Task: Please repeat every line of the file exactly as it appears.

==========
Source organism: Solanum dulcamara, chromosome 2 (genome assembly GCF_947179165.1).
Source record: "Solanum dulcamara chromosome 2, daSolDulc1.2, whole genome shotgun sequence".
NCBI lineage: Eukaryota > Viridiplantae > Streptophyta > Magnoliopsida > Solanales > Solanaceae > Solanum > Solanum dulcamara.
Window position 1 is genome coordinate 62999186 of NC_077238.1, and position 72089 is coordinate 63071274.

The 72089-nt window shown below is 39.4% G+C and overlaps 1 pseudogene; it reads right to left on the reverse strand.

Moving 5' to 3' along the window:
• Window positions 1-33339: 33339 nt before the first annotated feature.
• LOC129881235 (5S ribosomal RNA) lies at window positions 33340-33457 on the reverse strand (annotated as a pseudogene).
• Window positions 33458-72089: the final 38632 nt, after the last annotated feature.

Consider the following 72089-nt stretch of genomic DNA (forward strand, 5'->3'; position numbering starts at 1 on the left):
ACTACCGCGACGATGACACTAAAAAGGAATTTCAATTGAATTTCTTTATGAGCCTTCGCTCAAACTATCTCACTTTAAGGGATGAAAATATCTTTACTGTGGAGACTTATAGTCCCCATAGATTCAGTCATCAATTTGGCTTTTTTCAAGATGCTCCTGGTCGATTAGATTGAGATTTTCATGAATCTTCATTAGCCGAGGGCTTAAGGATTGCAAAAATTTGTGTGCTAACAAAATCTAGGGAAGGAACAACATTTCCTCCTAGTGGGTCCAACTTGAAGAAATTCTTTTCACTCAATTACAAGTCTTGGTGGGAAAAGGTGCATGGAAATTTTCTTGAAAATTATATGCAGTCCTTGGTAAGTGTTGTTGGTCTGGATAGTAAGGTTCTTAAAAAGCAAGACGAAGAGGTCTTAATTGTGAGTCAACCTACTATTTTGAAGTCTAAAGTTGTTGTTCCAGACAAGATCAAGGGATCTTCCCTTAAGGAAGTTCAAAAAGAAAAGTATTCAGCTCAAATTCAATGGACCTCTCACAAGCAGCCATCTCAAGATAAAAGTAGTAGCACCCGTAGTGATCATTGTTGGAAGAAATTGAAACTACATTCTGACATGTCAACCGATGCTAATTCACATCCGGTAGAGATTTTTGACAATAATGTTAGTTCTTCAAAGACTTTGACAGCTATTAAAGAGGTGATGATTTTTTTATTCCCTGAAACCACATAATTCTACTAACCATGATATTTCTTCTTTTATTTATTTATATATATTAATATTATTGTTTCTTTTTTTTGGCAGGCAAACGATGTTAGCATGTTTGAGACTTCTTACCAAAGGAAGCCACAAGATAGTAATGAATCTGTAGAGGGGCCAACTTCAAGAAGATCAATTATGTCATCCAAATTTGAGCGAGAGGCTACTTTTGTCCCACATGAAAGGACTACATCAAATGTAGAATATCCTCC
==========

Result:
Source organism: Solanum dulcamara, chromosome 2 (genome assembly GCF_947179165.1).
Source record: "Solanum dulcamara chromosome 2, daSolDulc1.2, whole genome shotgun sequence".
NCBI lineage: Eukaryota > Viridiplantae > Streptophyta > Magnoliopsida > Solanales > Solanaceae > Solanum > Solanum dulcamara.
Window position 1 is genome coordinate 62999186 of NC_077238.1, and position 72089 is coordinate 63071274.

The 72089-nt window shown below is 39.4% G+C and overlaps 1 pseudogene; it reads right to left on the reverse strand.

Moving 5' to 3' along the window:
• Window positions 1-33339: 33339 nt before the first annotated feature.
• LOC129881235 (5S ribosomal RNA) lies at window positions 33340-33457 on the reverse strand (annotated as a pseudogene).
• Window positions 33458-72089: the final 38632 nt, after the last annotated feature.

Consider the following 72089-nt stretch of genomic DNA (forward strand, 5'->3'; position numbering starts at 1 on the left):
ACTACCGCGACGATGACACTAAAAAGGAATTTCAATTGAATTTCTTTATGAGCCTTCGCTCAAACTATCTCACTTTAAGGGATGAAAATATCTTTACTGTGGAGACTTATAGTCCCCATAGATTCAGTCATCAATTTGGCTTTTTTCAAGATGCTCCTGGTCGATTAGATTGAGATTTTCATGAATCTTCATTAGCCGAGGGCTTAAGGATTGCAAAAATTTGTGTGCTAACAAAATCTAGGGAAGGAACAACATTTCCTCCTAGTGGGTCCAACTTGAAGAAATTCTTTTCACTCAATTACAAGTCTTGGTGGGAAAAGGTGCATGGAAATTTTCTTGAAAATTATATGCAGTCCTTGGTAAGTGTTGTTGGTCTGGATAGTAAGGTTCTTAAAAAGCAAGACGAAGAGGTCTTAATTGTGAGTCAACCTACTATTTTGAAGTCTAAAGTTGTTGTTCCAGACAAGATCAAGGGATCTTCCCTTAAGGAAGTTCAAAAAGAAAAGTATTCAGCTCAAATTCAATGGACCTCTCACAAGCAGCCATCTCAAGATAAAAGTAGTAGCACCCGTAGTGATCATTGTTGGAAGAAATTGAAACTACATTCTGACATGTCAACCGATGCTAATTCACATCCGGTAGAGATTTTTGACAATAATGTTAGTTCTTCAAAGACTTTGACAGCTATTAAAGAGGTGATGATTTTTTTATTCCCTGAAACCACATAATTCTACTAACCATGATATTTCTTCTTTTATTTATTTATATATATTAATATTATTGTTTCTTTTTTTTGGCAGGCAAACGATGTTAGCATGTTTGAGACTTCTTACCAAAGGAAGCCACAAGATAGTAATGAATCTGTAGAGGGGCCAACTTCAAGAAGATCAATTATGTCATCCAAATTTGAGCGAGAGGCTACTTTTGTCCCACATGAAAGGACTACATCAAATGTAGAATATCCTCC